China GDP Growth Slightly Beats Estimates In Q2


The Chinese economy advanced 6.9 percent year-on-year in the second quarter of 2017, the same pace as in the previous period while markets expected a 6.8 percent expansion. Growth remained at its strongest level since the third quarter of 2015, as industrial output and retail sales picked up while fixed-asset investment remained strong. For 2017, the Chinese government expects the economy to grow by around 6.5 percent, slightly lower than last year's 26-year low of 6.7 percent.

In June, industrial production increased by 7.6 percent year-on-year, faster than a 6.5 percent rise in the prior period and beating expectations of a 6.5 percent gain. It was the steepest increase in industrial production since March, as output expanded at a faster pace for: Manufacturing (8.0 percent from 6.9 percent in the prior month) and electricity, gas and water production (7.3 percent from 6.4 percent). In contrast, mining production fell 0.1 percent after a decline of 0.5 percent in May. 

Retail sales rose 11.0 percent from a year earlier, following a 10.7 percent increase in May and above consensus of a 10.6 percent gain. It was the sharpest increase in retail sales since December 2015, as sales surged for telecoms (18.5 percent from 1.9 percent in May). Also, sales went up at a faster pace for: Automobiles (9.8 percent from 7.0 percent in May), building materials (15.2 percent from 11.0 percent), furniture (14.8 percent from 13.5 percent), office supplies (16.4 percent from 5.0 percent), cosmetics (17.0 percent from 12.9 percent) and personal care (11.2 percent from 8.7 percent).

Non-farm fixed asset investment rose 8.6 percent year-on-year to 280,605 CNY billion, also above market expectations of a 8.5 percent increase.

From January to June 2017, government spending rose 15.8 percent compared to the same period the prior year. At the same time, fiscal revenue increased by 9.8 percent. In June only, fiscal expenditure jumped 19.1 percent year-on-year, much faster than a 9.2 percent rise in May. The pick-up in fiscal spending was mainly due to faster funding allocation to guarantee the key expenditure needs under a drive to make fiscal policy more active and effective. Meantime, China's fiscal revenue went up 8.9 percent, following a 3.7 percent growth in a month earlier.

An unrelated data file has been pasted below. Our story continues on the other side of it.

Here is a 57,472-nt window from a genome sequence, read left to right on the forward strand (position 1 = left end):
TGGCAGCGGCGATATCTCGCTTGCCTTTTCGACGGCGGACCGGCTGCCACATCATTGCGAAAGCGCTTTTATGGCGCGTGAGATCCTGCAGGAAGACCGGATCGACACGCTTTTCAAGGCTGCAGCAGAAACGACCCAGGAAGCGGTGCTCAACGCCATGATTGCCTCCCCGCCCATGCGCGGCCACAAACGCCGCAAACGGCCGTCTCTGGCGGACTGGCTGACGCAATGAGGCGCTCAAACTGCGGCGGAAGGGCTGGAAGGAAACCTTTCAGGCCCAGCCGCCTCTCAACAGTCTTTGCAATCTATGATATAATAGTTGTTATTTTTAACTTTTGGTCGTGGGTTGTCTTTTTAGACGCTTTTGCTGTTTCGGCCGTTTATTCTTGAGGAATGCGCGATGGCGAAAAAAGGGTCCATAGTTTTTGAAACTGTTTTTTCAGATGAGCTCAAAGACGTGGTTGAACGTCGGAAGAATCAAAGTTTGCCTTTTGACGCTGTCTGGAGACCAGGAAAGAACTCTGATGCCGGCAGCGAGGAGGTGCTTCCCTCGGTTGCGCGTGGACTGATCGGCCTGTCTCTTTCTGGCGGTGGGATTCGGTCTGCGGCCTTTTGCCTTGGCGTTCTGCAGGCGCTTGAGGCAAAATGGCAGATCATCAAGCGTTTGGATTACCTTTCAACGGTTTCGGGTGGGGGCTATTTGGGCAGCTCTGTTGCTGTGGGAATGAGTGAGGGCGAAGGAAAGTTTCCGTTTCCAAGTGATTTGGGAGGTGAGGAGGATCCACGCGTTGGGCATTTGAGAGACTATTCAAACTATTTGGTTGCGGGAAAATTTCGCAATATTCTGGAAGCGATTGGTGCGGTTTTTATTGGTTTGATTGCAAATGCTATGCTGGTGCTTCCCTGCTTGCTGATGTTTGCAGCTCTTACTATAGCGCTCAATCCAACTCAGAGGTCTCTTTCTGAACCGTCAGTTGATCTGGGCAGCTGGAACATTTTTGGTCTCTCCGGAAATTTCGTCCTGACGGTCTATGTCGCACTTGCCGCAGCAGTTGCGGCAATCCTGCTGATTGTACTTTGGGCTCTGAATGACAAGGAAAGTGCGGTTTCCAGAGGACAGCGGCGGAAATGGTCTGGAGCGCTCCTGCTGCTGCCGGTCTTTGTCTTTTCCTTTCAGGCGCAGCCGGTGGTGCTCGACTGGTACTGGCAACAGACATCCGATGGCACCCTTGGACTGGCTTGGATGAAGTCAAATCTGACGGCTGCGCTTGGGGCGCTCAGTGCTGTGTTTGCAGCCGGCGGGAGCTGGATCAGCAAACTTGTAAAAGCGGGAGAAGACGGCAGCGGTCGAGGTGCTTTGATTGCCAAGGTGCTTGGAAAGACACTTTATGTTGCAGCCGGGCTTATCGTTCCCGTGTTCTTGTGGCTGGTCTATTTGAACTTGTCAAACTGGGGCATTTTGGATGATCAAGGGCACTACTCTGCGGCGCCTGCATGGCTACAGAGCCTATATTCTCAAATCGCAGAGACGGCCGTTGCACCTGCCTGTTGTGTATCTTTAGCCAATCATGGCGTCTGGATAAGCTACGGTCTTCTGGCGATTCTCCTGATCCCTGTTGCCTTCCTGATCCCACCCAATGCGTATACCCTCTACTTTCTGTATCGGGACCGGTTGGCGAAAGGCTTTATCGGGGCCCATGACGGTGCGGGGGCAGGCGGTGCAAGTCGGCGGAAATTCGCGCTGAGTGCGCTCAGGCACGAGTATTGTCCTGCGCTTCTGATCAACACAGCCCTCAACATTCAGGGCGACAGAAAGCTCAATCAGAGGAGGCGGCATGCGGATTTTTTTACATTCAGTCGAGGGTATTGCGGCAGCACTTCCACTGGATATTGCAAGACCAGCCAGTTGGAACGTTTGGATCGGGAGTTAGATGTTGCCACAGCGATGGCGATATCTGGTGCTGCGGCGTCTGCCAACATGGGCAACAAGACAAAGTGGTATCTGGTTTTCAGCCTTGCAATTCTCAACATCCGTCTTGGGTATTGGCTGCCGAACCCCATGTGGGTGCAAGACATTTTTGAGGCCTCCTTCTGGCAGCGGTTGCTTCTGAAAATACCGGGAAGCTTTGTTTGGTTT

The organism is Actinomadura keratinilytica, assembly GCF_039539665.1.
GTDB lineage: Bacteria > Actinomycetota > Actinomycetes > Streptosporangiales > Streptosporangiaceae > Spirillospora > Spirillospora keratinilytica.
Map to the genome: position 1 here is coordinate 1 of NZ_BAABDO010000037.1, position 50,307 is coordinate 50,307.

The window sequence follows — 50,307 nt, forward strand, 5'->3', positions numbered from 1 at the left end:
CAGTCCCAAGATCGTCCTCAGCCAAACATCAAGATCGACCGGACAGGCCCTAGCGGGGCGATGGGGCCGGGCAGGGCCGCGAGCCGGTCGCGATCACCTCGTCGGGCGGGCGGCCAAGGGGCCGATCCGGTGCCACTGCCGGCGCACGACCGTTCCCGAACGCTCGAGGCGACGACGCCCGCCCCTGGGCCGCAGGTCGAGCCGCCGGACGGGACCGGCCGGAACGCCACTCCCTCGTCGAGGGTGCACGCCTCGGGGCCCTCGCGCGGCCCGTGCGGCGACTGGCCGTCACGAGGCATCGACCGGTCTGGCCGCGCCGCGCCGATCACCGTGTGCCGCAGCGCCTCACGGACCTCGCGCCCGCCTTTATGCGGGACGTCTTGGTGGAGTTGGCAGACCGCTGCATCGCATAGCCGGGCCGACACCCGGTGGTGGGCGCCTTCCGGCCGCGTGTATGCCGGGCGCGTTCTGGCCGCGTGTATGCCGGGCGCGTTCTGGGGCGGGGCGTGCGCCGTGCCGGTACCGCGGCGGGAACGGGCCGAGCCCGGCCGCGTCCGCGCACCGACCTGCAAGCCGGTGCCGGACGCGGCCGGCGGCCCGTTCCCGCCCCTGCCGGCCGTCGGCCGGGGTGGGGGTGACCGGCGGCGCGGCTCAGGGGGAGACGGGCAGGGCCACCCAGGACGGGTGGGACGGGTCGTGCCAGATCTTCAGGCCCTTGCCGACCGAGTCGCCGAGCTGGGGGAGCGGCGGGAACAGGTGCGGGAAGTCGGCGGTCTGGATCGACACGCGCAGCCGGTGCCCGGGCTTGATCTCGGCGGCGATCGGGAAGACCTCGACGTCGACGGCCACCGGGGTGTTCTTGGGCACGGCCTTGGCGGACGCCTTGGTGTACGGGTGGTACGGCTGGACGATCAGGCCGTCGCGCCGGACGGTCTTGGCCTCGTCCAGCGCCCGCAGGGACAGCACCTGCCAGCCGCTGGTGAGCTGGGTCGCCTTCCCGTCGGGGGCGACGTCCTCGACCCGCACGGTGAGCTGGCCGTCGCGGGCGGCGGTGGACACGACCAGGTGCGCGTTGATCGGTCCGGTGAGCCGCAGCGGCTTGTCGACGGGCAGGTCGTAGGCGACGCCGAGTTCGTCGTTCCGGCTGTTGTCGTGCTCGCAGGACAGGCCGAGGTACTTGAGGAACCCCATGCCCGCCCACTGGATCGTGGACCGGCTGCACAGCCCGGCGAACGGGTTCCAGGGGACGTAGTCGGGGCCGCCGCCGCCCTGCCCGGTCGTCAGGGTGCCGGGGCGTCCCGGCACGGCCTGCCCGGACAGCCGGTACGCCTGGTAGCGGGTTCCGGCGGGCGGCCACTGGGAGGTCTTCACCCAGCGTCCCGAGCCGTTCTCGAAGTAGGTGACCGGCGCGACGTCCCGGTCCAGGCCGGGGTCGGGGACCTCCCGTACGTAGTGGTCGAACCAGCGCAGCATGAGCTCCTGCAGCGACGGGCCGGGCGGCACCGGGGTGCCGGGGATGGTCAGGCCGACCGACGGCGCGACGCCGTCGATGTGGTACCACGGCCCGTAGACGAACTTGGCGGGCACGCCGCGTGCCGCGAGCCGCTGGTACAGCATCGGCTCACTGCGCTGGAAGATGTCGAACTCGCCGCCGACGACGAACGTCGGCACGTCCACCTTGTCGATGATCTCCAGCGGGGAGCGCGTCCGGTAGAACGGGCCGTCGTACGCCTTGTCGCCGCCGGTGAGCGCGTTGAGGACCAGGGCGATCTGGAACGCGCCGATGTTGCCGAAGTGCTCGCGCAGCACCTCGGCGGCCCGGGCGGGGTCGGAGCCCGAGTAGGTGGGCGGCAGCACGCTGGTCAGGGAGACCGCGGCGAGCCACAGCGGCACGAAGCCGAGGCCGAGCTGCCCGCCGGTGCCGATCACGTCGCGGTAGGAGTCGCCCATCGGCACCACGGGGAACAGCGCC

Figures released earlier showed exports increased by 11.3 percent year-on-year to USD 196.6 billion, faster than an 8.7 percent rise in the prior month and beating estimates of an 8.7 percent growth. It was the fourth straight month of increase in exports, reaching the highest value so far this year, supported by firmer global demand. Inbound shipments rose 17.2 percent to USD 153.8 billion, after a 14.8 percent rise a month earlier and higher than market consensus of a 13.1 percent rise.

Considering the first half of 2017, final consumption accounted for 63.4 percent of the Chinese GDP growth. Meanwhile, investment contributed with 32.7 percent of growth and net exports accounted for 3.9 percent.

For 2017, the Chinese government expects the economy to grow by around 6.5 percent, slightly below last year's 26-year low of 6.7 percent. While officials have vowed to push ahead with reforms, the central bank has shifted to a modest tightening bias at the start of 2017, guiding market interest rate higher during Q1. Regarding property sectors, Beijing is trying to rein in debt and a housing bubble with tough measures.

On a quarterly basis, the economy advanced 1.7 percent quarter-on-quarter in the second quarter of 2017, faster than a 1.3 percent expansion in the previous period and matching market expectations.

National Bureau of Statistics l Rida Husna | rida@tradingeconomics.com
7/17/2017 8:10:46 AM